STUFF WE’RE READING
Connected commerce: Forbes catches up with forward-thinking retailers eager to introduce innovation to your daily shopping experience.
Glowing growth: The Washington Post catches up with innovative farmers who are using LED lights to create crops sans sunlight.
Maximum Mineola: Newsday catches up with the Mineola School District, ranked among America’s most innovative school districts by national regulators.
+ Analytical Flavor Systems, a New York City-based provider of artificial intelligence for new product development in the food and beverage industry, raised $4 million in funding led by Leawood Venture Capital and Global Brain, with participation from Hyperplane Venture Capital, Bits X Bites, Cornes Technology and others.
+ Harpoon Therapeutics, a California-based clinical-stage immunotherapy company developing a novel class of T-cell engagers, raised $70 million in Series C funding led by Arix Bioscience, OrbiMed, Cormorant, Ridgeback Capital Investments, Lilly Asia Ventures and NS Investment, among others.
+ Plus One Robotics, a Texas-based 3D vision and controls developer for robotic automation, raised $8.3 million in Series A funding led by Pritzker Group Venture Capital, with participation from Zebra Technologies, Schematic Ventures, Lerer Hippeau, TCL Ventures, ff Venture Capital, Dynamo and First Star Ventures.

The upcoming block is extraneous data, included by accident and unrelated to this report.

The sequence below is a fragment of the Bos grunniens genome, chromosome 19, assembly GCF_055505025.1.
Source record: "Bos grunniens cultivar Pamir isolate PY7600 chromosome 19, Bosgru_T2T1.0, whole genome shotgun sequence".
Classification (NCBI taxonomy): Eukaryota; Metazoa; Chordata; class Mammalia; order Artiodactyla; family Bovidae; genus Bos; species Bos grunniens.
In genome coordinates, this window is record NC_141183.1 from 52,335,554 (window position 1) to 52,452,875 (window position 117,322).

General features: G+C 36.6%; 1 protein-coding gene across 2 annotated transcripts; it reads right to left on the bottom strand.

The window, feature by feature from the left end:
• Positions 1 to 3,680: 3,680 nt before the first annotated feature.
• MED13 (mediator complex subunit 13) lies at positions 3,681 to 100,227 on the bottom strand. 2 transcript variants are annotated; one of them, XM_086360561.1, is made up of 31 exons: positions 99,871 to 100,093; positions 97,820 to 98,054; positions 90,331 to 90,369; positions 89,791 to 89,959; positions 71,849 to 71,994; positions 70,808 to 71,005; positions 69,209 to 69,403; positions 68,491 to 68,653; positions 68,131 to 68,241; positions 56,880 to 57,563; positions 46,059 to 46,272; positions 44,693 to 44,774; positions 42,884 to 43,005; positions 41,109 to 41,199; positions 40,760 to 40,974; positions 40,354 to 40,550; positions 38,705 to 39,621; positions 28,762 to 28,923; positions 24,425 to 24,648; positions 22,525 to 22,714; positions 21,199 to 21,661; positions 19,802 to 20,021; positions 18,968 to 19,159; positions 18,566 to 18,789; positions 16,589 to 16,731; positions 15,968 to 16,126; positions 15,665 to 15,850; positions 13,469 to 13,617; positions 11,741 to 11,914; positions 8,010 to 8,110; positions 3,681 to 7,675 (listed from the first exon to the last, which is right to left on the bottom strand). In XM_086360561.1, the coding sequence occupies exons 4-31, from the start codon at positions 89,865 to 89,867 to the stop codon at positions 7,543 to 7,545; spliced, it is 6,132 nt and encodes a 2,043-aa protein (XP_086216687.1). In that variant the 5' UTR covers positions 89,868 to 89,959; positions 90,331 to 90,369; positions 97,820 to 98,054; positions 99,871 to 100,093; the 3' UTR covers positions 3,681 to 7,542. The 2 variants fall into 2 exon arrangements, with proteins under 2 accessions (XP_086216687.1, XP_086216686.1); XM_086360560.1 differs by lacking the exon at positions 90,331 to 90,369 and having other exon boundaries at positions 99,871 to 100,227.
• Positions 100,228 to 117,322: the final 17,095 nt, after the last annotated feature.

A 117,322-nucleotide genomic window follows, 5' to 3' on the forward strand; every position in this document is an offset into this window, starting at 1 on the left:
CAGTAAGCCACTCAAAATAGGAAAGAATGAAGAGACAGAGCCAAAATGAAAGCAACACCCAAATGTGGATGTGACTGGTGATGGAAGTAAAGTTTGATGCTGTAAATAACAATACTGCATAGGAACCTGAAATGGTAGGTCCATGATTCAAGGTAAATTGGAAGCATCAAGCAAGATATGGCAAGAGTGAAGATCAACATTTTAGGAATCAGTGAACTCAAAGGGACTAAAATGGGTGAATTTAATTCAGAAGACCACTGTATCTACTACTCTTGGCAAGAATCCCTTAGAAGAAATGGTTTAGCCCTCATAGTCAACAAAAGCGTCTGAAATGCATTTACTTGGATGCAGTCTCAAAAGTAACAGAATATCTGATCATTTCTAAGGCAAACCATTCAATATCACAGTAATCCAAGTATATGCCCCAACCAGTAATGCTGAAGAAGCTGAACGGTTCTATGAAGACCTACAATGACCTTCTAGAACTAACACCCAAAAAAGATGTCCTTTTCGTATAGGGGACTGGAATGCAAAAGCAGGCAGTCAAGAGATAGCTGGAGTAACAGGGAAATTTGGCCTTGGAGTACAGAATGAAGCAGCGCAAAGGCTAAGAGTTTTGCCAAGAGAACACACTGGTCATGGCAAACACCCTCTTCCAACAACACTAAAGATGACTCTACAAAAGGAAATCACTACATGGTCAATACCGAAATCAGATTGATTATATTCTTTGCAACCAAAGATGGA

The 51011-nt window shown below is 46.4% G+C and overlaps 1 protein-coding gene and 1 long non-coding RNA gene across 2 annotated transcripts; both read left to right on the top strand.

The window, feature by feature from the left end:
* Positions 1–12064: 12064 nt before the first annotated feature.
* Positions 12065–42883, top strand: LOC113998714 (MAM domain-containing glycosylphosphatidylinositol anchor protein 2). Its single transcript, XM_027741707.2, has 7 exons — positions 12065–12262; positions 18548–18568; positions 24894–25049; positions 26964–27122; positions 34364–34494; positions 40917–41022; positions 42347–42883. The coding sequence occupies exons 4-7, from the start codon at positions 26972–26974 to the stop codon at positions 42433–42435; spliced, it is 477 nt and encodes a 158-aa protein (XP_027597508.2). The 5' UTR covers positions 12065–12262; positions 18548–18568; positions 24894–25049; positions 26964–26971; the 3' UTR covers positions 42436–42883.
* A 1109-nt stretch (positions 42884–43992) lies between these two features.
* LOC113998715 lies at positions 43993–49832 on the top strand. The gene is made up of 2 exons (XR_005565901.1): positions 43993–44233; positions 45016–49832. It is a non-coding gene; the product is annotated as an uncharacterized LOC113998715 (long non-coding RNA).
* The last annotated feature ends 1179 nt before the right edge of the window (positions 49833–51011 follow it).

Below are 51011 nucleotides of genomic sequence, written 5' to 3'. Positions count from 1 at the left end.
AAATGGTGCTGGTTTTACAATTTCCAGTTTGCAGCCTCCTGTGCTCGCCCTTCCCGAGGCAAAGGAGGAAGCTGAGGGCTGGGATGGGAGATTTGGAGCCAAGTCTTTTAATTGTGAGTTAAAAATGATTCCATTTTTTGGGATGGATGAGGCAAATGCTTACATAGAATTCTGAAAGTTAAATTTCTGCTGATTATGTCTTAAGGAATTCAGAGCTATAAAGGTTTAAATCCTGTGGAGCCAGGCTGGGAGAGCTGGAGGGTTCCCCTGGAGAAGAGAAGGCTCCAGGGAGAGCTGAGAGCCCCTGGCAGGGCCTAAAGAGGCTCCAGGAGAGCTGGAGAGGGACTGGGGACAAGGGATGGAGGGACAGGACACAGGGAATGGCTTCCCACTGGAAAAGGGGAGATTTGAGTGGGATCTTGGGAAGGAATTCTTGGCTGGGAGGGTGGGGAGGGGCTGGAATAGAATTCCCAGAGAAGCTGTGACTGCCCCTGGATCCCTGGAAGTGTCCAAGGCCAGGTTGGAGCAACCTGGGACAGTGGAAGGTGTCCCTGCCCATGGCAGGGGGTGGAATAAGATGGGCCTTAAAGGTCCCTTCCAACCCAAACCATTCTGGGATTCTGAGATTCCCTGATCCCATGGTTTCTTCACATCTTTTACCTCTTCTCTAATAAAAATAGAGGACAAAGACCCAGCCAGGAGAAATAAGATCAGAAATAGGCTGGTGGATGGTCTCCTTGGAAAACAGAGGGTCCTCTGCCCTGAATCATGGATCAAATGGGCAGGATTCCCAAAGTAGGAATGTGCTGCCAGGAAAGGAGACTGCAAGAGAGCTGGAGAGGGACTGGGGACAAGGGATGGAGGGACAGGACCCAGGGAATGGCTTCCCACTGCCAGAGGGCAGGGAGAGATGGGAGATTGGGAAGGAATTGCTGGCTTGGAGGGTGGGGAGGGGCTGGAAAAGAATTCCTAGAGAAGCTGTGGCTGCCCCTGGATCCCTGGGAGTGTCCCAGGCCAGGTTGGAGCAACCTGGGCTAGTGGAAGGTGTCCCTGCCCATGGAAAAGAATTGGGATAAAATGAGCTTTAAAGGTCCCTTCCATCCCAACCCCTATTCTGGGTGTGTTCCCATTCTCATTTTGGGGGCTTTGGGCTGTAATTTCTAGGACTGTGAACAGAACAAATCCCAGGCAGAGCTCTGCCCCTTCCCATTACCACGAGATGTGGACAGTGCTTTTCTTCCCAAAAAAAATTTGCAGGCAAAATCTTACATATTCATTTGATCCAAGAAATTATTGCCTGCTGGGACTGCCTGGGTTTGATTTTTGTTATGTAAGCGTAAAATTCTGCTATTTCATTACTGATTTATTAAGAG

+ FLEx Lighting, an Illinois-based provider of front-lighting products that provide solutions for reflective LCDs for mobile devices, closed a $9 million Series B financing round led by Energy Foundry, with participation from SABIC Ventures, Bascom Ventures and others.
+ Ribometrix, a North Carolina-based biotechnology company developing small-molecule therapeutics that directly target RNA, completed a $30 million Series A financing round led by M Ventures, Amgen Ventures, Pappas Capital and Illumina Ventures, among others.
+ Mayvenn, a California-based provider of a service for buying and installing hair, raised $23 million in funding led by Essence Ventures.
BELOW THE FOLD
Amazon uh-oh: Long Island City has been officially announced as one of the locations of Amazon’s bifurcated HQ2, and – well, be careful what you wish for, warns The Weekly Standard.
Coin of the realm: Why startup e-commerce marketplace OmniBazaar Inc. is giving away 6.4 billion cryptocurrency tokens.
Call me crazy: You’re not nuts – robocalls are actually getting worse, and Mental Floss can tell you why.
See you next time: Until then, please remember to support the great firms that support Innovate LI, including the Law Offices of Andrew Presberg, where business law, real estate law and commercial litigation set the tone.